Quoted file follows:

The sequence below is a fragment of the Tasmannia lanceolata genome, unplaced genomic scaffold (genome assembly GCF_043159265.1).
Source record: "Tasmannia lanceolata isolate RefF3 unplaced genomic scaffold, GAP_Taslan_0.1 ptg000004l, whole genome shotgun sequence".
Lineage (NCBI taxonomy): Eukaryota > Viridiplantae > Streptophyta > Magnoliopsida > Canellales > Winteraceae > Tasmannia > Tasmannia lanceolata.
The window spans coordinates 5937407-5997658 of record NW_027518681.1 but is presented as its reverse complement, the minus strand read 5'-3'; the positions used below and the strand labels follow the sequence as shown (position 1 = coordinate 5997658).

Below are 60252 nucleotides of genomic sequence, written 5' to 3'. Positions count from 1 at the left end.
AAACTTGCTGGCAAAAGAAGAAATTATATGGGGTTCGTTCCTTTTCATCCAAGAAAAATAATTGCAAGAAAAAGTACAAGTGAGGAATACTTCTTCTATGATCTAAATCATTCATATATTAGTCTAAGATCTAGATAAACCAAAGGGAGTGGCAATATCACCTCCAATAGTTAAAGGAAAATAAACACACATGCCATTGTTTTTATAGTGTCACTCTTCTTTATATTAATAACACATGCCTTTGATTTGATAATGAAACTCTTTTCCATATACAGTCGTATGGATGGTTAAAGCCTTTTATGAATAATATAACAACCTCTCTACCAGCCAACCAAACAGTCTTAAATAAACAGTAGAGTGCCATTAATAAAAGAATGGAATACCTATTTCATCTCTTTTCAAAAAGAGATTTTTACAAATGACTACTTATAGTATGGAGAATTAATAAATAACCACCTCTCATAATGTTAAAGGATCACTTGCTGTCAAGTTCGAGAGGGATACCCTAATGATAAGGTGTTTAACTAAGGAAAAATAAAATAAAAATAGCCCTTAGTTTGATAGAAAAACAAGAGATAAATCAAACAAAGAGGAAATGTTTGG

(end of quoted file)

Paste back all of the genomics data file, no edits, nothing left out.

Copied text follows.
The sequence below is a fragment of the Tasmannia lanceolata genome, unplaced genomic scaffold (genome assembly GCF_043159265.1).
Source record: "Tasmannia lanceolata isolate RefF3 unplaced genomic scaffold, GAP_Taslan_0.1 ptg000004l, whole genome shotgun sequence".
Lineage (NCBI taxonomy): Eukaryota > Viridiplantae > Streptophyta > Magnoliopsida > Canellales > Winteraceae > Tasmannia > Tasmannia lanceolata.
The window spans coordinates 5937407-5997658 of record NW_027518681.1 but is presented as its reverse complement, the minus strand read 5'-3'; the positions used below and the strand labels follow the sequence as shown (position 1 = coordinate 5997658).

Below are 60252 nucleotides of genomic sequence, written 5' to 3'. Positions count from 1 at the left end.
AAACTTGCTGGCAAAAGAAGAAATTATATGGGGTTCGTTCCTTTTCATCCAAGAAAAATAATTGCAAGAAAAAGTACAAGTGAGGAATACTTCTTCTATGATCTAAATCATTCATATATTAGTCTAAGATCTAGATAAACCAAAGGGAGTGGCAATATCACCTCCAATAGTTAAAGGAAAATAAACACACATGCCATTGTTTTTATAGTGTCACTCTTCTTTATATTAATAACACATGCCTTTGATTTGATAATGAAACTCTTTTCCATATACAGTCGTATGGATGGTTAAAGCCTTTTATGAATAATATAACAACCTCTCTACCAGCCAACCAAACAGTCTTAAATAAACAGTAGAGTGCCATTAATAAAAGAATGGAATACCTATTTCATCTCTTTTCAAAAAGAGATTTTTACAAATGACTACTTATAGTATGGAGAATTAATAAATAACCACCTCTCATAATGTTAAAGGATCACTTGCTGTCAAGTTCGAGAGGGATACCCTAATGATAAGGTGTTTAACTAAGGAAAAATAAAATAAAAATAGCCCTTAGTTTGATAGAAAAACAAGAGATAAATCAAACAAAGAGGAAATGTTTGG